BCRA Undercuts Opioid Treatment

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Graph showing Medicaid spending on Buprenorphine, Naltrexone, and Naloxone Prescriptions for OUD

The revised Better Care Reconciliation Act (BCRA) creates a $45 billion fund opioid use disorder (OUD) treatment. The revised bill is a little more generous than its previous iteration that offered $2 billion. This amount, however, will likely not be enough to overcome the Medicaid spending restrictions proposed in the bill that will dramatically cut OUD spending. According to research from Lisa Clemans-Cope and colleagues at the Urban Institute, Medicaid spending on OUD treatment increased by 136% from $394 million to $930 million between 2011 and 2016. It is important to note that the data used did not include methadone, one of the most effective treatments for opioids, meaning the costs are an underestimation.

Before the Affordable Care Act (ACA), access to OUD treatments for low-income adults was difficult due to either lack of health insurance or the cost of the prescription. Thousands of low-income adults gained coverage under Medicaid because of the ACA and subsequently, access to OUD treatments. Buprenorphine, one of the OUD treatments analyzed above, is covered in all Medicaid programs.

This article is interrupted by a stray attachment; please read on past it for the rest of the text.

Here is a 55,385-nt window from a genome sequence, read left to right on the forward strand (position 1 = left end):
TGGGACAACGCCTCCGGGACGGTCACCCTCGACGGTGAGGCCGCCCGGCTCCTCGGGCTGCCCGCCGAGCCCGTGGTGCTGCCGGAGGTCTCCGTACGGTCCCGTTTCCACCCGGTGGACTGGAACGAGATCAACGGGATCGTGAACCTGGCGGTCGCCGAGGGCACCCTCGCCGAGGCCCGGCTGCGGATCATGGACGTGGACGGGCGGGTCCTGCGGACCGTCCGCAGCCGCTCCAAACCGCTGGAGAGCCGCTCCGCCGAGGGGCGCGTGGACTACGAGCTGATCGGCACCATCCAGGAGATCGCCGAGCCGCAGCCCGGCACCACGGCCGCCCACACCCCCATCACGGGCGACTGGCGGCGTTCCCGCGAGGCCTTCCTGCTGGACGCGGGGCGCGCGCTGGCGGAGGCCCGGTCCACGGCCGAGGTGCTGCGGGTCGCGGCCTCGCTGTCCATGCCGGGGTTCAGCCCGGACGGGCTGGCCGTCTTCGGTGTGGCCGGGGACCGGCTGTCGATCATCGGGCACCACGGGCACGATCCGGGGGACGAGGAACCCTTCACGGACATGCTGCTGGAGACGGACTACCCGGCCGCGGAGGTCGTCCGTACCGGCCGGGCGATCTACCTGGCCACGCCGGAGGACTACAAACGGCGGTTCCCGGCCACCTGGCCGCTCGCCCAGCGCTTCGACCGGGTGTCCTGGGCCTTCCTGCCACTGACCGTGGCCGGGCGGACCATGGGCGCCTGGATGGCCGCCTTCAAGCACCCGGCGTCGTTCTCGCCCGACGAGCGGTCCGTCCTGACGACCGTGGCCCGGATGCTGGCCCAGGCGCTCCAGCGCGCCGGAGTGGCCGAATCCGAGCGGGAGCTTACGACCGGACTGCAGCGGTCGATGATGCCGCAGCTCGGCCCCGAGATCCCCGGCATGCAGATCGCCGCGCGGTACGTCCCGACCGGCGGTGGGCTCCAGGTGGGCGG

Some states will be affected more than others by the Medicaid cuts due to their rapid growth in OUD treatment spending. States that decided to expand Medicaid and had high overdose mortality rates, such as Massachusetts, Rhode Island, Ohio, Kentucky, and West Virginia, will particularly be hurt by spending constraints. West Virginia, for example, spent $25 million on OUD medication in 2016 which is a 431% increase from 2011.

The 45 billion-dollar question here is whether pledged opioid fund is enough to fill the void that the Medicaid spending cuts create and tackle the opioid epidemic. The Urban Institute study only considers the medication costs of OUD treatment. When factoring in the costs of treating comorbid conditions for OUD such as hepatitis C and HIV/AIDs, the estimates of need far exceed the amount allotted. In fact, Dr. Richard Frank of Harvard Medical School estimates the cost to be $183 billion over 10 years in order to “address this population’s healthcare needs stemming from the lost coverage opportunities caused by the AHCA with an epidemic’s costs growing at a minimum of 5.7 percent per year.”

Feature image graph from the Urban Institute

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